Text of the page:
May 2006
Volume 47, Issue 13
Free
ARVO Annual Meeting Abstract  |   May 2006
Occludin Phosphorylation and Tight Junction Dynamics
Author Affiliations & Notes
  • J. Sundstrom
    Penn State College of Medicine, Hershey, PA
    C&M Physiology,
  • B.A. Stanley
    Penn State College of Medicine, Hershey, PA
    Section of Research Resources,
  • D. Antonetti
    Penn State College of Medicine, Hershey, PA
    C&M Physiology,
  • Footnotes
    Commercial Relationships  J. Sundstrom, None; B.A. Stanley, None; D. Antonetti, None.
  • Footnotes
    Support  NIH Grant
Investigative Ophthalmology & Visual Science May 2006, Vol.47, 4884. doi:
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      J. Sundstrom, B.A. Stanley, D. Antonetti; Occludin Phosphorylation and Tight Junction Dynamics . Invest. Ophthalmol. Vis. Sci. 2006;47(13):4884.

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      © ARVO (1962-2015); The Authors (2016-present)

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Abstract

Purpose: : Our objective is to better understand the mechanisms which modulate vascular permeability in health and disease. Recent research has begun to define the molecular mechanisms in diabetic retinopathy which lead to enhanced vascular permeability. VEGF is elevated in the eye in diabetes and acts through protein kinase C to cause the phosphorylation of a transmembrane tight junction protein, occludin, on multiple sites. Preventing this phosphorylation with PKC inhibitors reduces VEGF induced vascular permeability. Therefore, mapping these phosphorylation sites and identifying their functional relevance is a critical step in understanding the pathophysiology of increased vascular permeability in diabetic retinopathy.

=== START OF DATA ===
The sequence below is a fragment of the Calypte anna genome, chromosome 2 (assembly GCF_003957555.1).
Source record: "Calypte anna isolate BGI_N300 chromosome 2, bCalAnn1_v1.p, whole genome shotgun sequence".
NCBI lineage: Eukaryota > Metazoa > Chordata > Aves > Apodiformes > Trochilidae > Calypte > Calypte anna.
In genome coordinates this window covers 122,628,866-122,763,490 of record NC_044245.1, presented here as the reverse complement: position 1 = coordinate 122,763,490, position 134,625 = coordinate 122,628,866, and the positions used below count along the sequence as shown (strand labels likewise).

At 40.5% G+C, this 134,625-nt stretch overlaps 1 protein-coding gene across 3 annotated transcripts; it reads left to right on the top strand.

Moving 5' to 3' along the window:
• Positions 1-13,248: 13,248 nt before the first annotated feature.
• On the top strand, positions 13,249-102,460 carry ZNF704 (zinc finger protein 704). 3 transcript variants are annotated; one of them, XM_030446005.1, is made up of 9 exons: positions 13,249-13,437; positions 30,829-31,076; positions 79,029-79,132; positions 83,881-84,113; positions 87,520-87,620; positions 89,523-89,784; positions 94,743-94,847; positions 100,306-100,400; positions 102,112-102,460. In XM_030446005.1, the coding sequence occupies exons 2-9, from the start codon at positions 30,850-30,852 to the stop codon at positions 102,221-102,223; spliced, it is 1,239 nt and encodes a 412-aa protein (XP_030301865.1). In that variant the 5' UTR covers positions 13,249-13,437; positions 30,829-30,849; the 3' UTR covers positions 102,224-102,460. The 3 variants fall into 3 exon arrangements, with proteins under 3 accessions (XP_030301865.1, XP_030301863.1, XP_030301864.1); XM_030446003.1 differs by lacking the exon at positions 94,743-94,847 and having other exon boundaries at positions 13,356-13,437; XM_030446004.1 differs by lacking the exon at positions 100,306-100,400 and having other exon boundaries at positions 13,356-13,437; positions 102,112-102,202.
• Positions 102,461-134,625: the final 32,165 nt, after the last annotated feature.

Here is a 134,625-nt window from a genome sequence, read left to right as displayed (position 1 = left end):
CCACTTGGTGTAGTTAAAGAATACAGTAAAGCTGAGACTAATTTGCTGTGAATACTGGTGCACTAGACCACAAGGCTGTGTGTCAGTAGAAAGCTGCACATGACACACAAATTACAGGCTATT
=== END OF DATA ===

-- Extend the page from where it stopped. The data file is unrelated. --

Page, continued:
Methods: : Bovine retinal endothelial cells (BREC) were treated with VEGF for 15min, occludin was immunoprecipitated and separated by SDS–PAGE. Occludin bands were excised, digested with trypsin, and analyzed by MALDI TOF mass spectrometry to identify sites of occludin phosphorylation. Phosphopeptides were identified based on mass accuracy, repeat observations, identification in multiple overlapping fragments, presence in VEGF treated and gel shifted (hyperphosphorylated) occludin bands.

Results: : Six putative phosphopeptides were identified within occludin. This data led to the successful creation of a phospho–specific antibody to phospho–Ser490. Immunoblotting experiments have confirmed that Ser490 is phosphorylated in vivo and that VEGF stimulation of BREC increases Ser490 phosphorylation. Moreover, substitution of aspartate for serine at residue 490 alters occludin–ZO–1 binding as determined by pull–down assay.

Conclusions: : To our knowledge, this is the first demonstration of site specific occludin phosphorylation within cells. Ser490 is located within the cytoplasmic coiled–coil domain of occludin known to interact with ZO–1 and phosphorylation mimics of Ser490 showed altered binding to ZO–1. These studies provide a possible mechanism by which VEGF regulates tight junction architecture and vascular permeability. Future experiments, including mutational analysis, will identify the functional significance of occludin phosphorlation and altered interaction with ZO–1.

Keywords: diabetic retinopathy • vascular cells • signal transduction 
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